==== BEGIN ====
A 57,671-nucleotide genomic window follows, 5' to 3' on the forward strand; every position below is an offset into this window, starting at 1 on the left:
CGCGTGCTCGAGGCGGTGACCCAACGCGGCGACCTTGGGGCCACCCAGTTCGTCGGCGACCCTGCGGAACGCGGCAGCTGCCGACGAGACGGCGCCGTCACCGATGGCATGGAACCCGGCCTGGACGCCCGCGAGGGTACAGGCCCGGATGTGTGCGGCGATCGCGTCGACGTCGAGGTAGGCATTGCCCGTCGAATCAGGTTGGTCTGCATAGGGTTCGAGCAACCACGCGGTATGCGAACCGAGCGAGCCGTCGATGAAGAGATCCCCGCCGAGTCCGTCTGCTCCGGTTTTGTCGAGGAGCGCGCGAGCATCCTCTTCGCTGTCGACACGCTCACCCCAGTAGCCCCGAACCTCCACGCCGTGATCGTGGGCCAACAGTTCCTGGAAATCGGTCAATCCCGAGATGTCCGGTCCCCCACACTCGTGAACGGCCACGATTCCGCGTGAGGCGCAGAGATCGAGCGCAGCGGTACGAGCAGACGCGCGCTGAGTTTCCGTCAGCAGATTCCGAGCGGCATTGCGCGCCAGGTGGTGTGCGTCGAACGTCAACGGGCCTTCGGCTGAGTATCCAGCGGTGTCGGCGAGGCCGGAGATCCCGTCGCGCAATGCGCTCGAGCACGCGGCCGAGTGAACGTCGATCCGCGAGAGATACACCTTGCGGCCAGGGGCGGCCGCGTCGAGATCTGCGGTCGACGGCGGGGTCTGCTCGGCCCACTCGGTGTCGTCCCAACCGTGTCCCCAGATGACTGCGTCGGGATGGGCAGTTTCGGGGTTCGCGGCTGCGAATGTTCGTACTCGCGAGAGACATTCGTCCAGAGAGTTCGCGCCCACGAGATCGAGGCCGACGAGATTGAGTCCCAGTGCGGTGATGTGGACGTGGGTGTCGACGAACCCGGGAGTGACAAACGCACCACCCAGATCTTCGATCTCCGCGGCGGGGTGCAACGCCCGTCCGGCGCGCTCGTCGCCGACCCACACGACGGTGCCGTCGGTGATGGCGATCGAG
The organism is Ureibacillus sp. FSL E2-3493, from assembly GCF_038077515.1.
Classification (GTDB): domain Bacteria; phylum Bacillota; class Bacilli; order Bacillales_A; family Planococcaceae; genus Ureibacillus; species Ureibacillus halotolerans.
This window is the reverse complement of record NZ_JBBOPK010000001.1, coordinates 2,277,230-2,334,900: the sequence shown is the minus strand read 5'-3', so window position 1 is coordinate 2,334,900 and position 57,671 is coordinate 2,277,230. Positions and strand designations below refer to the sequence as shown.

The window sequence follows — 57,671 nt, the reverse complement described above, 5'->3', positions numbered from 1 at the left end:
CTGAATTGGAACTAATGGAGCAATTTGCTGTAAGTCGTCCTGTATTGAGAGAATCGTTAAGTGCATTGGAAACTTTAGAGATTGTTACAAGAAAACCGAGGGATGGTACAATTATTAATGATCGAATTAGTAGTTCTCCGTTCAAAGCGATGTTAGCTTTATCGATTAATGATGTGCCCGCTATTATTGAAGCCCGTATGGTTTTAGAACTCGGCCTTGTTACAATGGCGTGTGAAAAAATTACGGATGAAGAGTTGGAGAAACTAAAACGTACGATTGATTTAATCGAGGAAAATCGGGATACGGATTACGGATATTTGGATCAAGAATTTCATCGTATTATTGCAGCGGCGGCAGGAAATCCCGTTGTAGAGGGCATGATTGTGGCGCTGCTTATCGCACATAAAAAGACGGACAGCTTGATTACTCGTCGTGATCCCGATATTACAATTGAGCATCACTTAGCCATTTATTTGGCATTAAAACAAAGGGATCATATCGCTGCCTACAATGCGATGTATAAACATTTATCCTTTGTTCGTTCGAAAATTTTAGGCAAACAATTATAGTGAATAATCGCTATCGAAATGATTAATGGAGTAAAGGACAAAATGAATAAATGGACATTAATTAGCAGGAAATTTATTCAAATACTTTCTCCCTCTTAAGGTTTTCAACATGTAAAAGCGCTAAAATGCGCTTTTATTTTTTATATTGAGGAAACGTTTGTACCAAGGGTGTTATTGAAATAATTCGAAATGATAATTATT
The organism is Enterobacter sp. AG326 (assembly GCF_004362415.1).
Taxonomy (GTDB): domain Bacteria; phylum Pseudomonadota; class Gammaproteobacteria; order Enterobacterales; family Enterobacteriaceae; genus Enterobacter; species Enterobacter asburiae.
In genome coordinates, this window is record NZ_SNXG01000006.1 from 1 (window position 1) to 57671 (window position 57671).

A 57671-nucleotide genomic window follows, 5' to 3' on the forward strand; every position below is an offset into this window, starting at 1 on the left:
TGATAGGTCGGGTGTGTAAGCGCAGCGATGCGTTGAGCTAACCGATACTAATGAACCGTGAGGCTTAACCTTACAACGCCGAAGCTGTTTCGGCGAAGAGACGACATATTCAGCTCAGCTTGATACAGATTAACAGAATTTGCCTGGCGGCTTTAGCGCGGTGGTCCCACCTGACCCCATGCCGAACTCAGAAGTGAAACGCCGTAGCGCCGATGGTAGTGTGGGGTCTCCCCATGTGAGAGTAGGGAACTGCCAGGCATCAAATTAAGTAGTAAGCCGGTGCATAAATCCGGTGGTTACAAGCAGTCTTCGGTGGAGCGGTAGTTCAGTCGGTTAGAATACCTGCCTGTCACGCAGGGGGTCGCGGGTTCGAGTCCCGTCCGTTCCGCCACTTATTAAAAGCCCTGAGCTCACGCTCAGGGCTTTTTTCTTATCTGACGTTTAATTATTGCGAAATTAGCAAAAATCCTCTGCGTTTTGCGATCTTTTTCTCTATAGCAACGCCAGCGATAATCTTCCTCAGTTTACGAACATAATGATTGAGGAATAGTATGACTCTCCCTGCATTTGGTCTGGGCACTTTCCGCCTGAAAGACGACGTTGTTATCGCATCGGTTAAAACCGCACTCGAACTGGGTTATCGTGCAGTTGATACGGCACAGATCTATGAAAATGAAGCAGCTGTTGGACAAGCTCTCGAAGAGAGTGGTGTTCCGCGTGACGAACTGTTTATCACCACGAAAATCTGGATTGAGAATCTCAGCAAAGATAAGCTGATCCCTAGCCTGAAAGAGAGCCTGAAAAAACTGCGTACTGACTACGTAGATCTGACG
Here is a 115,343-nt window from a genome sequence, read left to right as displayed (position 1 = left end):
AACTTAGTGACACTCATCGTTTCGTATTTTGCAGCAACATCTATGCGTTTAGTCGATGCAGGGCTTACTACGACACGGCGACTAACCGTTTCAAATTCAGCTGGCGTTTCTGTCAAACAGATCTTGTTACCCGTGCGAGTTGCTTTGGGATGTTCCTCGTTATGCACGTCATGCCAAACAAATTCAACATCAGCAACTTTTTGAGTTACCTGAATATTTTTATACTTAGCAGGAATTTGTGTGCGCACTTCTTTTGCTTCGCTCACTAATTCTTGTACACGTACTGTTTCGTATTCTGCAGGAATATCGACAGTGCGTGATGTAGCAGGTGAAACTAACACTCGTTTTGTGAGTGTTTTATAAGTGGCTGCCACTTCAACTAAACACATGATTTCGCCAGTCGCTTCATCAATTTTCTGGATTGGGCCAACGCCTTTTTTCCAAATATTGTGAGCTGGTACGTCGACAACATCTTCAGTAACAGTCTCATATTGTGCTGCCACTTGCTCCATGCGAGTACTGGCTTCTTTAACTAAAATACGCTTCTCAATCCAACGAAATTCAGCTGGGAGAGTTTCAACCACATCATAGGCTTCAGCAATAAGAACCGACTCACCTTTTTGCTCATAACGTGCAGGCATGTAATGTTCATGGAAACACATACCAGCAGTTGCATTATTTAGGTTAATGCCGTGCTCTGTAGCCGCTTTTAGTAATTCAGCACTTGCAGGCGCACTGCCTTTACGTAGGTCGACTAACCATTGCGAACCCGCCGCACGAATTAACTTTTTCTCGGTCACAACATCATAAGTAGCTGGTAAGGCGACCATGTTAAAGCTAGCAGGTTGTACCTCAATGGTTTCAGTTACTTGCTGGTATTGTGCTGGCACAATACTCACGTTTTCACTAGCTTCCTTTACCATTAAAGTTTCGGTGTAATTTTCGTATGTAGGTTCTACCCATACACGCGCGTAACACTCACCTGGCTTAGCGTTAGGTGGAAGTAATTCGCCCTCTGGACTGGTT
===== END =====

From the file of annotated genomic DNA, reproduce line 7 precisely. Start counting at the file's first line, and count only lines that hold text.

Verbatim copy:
CTGAATTGGAACTAATGGAGCAATTTGCTGTAAGTCGTCCTGTATTGAGAGAATCGTTAAGTGCATTGGAAACTTTAGAGATTGTTACAAGAAAACCGAGGGATGGTACAATTATTAATGATCGAATTAGTAGTTCTCCGTTCAAAGCGATGTTAGCTTTATCGATTAATGATGTGCCCGCTATTATTGAAGCCCGTATGGTTTTAGAACTCGGCCTTGTTACAATGGCGTGTGAAAAAATTACGGATGAAGAGTTGGAGAAACTAAAACGTACGATTGATTTAATCGAGGAAAATCGGGATACGGATTACGGATATTTGGATCAAGAATTTCATCGTATTATTGCAGCGGCGGCAGGAAATCCCGTTGTAGAGGGCATGATTGTGGCGCTGCTTATCGCACATAAAAAGACGGACAGCTTGATTACTCGTCGTGATCCCGATATTACAATTGAGCATCACTTAGCCATTTATTTGGCATTAAAACAAAGGGATCATATCGCTGCCTACAATGCGATGTATAAACATTTATCCTTTGTTCGTTCGAAAATTTTAGGCAAACAATTATAGTGAATAATCGCTATCGAAATGATTAATGGAGTAAAGGACAAAATGAATAAATGGACATTAATTAGCAGGAAATTTATTCAAATACTTTCTCCCTCTTAAGGTTTTCAACATGTAAAAGCGCTAAAATGCGCTTTTATTTTTTATATTGAGGAAACGTTTGTACCAAGGGTGTTATTGAAATAATTCGAAATGATAATTATT